As a general idea, CB1 receptors facilitate mostly psychoactive effects while CB2 receptors primarily involve immunosuppressive and anti-inflammatory action.
Endocannabinoids – The “Key”
The endocannabinoid that fits into CB1 receptors is Anandamide (AEA), discovered in 1992 by Lumir Ondrej Hanus and William Anthony Devane. It is a messenger neurotransmitter responsible for what is known as “runner’s high” and plays a role in appetite, memory, memory, pain, and fertility.
The second type of Endocannabinoid is 2-Arachidonoylglycerol, or 2-AG, located predominantly in the brain, liver, and lungs and assists in regulating pain, appetite, and immune system response.
Enzymes are biological catalysts that facilitate chemical reactions within the body and assist in recycling used endocannabinoids. They play a role in the synthesis and degradation of used-up endocannabinoids. (i.e. – FAAH, MAGL).
Cannabis for PTSD: How Does Medical Marijuana Affect the ECS and Help Treat Post-Traumatic Stress Disorder PTSD?
Although research is developing, below are findings that support the beneficial use of medical marijuana for people with PTSD:
CBD, or Cannabidiol, another compound of cannabis, weakly binds with CB1 or CB2 cannabinoid receptors. Because of this, body system responses can occur with little to no unwanted side effects. A 2019 medical cannabis case study on Cannabidiol (CBD) use in the treatment of Posttraumatic Stress Disorder demonstrated that decreased anxiety and sleep disturbance symptoms were reported in 91% of PTSD patients.
Like anti-anxiety medications prescribed to inhibit specific ECS enzymes, preliminary data suggest that CBD can also target the same enzymes, producing a comparable anxiolytic effect.
Tetrahydrocannabinol (THC) binds with CB1 cannabinoid receptors, producing similar body system responses as Anandamide. A 2020 randomized, double-blind study performed by the research team at Wayne State University determined how acute low doses of THC affected amygdalar responses to threat. Clinical participants were classified into three groups: (1) non-trauma-exposed healthy controls, (2) trauma-exposed adults without PTSD symptoms, and (3) trauma-exposed adults with PTSD. Low doses 0f THC were found to lower threat-related amygdala reactivity, reducing anxiety and fear responses in trauma-exposed individuals.
However, due to psychotropic effects, caution should be taken when THC is given alone in high concentration, as it can potentially exacerbate symptoms in PTSD patients. Yet, a therapeutic effect can be established when THC is combined with CBD at a higher concentration. This is due to allosteric inhibition, as Cannabidiol (CBD) decreases the psychoactive effect of THC. As such, combination medical marijuana therapy can be one of many available treatment options to reduce the physical symptoms commonly associated with anxiety disorders like PTSD.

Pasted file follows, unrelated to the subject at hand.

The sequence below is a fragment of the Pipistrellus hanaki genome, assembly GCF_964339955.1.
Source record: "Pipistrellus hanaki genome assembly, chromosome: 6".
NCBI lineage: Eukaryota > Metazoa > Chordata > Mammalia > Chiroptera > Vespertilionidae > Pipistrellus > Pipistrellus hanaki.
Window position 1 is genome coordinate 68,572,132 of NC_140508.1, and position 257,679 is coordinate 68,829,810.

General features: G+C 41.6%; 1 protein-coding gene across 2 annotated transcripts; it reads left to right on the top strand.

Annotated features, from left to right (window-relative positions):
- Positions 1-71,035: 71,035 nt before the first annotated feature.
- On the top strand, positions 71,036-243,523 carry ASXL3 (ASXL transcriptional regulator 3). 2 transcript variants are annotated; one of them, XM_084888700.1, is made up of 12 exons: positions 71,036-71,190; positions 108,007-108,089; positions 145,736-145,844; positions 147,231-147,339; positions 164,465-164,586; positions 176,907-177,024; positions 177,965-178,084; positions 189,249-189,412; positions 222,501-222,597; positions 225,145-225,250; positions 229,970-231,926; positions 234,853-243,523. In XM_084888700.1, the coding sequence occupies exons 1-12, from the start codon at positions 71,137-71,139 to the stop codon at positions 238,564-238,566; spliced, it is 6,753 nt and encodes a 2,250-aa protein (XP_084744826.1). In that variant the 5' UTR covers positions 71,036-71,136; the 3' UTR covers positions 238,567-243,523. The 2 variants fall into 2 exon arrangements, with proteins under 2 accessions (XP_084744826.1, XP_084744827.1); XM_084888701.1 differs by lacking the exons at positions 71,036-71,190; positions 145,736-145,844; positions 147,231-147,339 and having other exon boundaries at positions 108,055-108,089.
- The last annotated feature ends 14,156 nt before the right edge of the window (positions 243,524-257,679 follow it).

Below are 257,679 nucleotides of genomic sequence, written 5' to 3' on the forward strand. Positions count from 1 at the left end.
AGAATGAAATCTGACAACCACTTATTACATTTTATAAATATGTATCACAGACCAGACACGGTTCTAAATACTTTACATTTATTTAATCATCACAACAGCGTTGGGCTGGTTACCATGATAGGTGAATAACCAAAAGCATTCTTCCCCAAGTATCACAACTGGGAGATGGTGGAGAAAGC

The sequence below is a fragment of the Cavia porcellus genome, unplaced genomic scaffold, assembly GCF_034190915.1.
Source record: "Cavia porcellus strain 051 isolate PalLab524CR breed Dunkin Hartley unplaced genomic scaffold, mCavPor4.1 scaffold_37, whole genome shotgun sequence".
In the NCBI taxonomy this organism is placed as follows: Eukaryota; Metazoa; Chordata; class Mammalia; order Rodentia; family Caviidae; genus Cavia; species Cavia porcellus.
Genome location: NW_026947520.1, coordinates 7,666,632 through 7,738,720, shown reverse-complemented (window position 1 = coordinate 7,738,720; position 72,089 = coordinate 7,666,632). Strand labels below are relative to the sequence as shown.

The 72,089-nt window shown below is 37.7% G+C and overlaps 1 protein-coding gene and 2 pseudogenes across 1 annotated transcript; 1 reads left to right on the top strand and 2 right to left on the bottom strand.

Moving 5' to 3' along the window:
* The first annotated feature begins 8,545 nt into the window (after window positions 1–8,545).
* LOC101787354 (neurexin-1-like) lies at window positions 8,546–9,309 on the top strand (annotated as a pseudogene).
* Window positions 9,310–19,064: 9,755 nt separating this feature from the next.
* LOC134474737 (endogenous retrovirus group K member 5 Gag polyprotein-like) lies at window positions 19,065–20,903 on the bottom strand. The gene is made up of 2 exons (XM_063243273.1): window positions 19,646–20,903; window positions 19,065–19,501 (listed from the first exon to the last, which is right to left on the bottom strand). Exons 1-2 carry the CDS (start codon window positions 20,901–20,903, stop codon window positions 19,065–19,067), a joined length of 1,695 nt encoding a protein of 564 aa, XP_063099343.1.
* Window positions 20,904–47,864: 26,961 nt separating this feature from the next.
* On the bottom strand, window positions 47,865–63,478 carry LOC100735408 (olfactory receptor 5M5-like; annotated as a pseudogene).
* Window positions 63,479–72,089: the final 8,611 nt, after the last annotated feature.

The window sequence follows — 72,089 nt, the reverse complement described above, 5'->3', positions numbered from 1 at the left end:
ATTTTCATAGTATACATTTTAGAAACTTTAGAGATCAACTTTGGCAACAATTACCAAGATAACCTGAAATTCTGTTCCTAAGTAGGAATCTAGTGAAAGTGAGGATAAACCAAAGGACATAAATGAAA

In conclusion, due to their influence on the main body processes regulated by the Endocannabinoid System, current scientific evidence suggests that THC and CBD are known to decrease PTSD symptoms.
Cannabis Users Experience Relief Without Adverse Effects
Widely used treatments for PTSD may include traditional methods such as exposure therapy and eye movement desensitization and reprocessing. Yet, cannabis research, although limited and somewhat stigmatized, has made a profound therapeutic impact as acceptable alternative treatment of PTSD. Additionally, sufficient preliminary data supports cannabis use as a mental health treatment option for co-occurring disorders such as trauma-related anxiety and depression. Medical cannabis users have experienced positive therapeutic effects and short-term relief of their PTSD physical symptoms, including decreased sleep disturbances, lowered threat response activity, and improved extinction learning and memory processes. Also, short-term marijuana use has not been associated with marijuana addiction.
DocMJ is Here to Help!
Medical marijuana for PTSD can be sold in various forms. For example, these cannabis products may be administered via inhalation and ingestion methods. It is important to note that the route of administration will affect potency. Therefore, as with any health plan, professional medical advice is always essential to achieve optimal well-being and quality of life. Our highly skilled and compassionate DocMJ team of physicians is here to help formulate an individualized PTSD treatment plan that is right for you.
At DocMJ, we stand firm in providing you with the latest science surrounding PTSD and the various treatment options available. Developing data findings show that cannabis helps and is a worthy treatment option for PTSD. We strive to keep you updated on the latest findings on medical cannabis to arm you with the freedom to make informed decisions about your mental health to achieve optimal well-being and quality of life. Please call our office today to set up an in-person physician evaluation.
Aaron Bloom serves as the CEO, overseeing the mission and growth of DocMJ and Medwell Health and Wellness Centers. Aaron’s passion for improving patients’ lives comes from his background in health care. For more than 20 years, Aaron owned, operated, and represented traditional healthcare organizations. This experience created a passion for finding improved ways to relieve suffering. His goal as CEO is to work daily to relieve all patients who seek better health and wellness through the medicinal benefits of medical cannabis and evidence-based alternative medicines.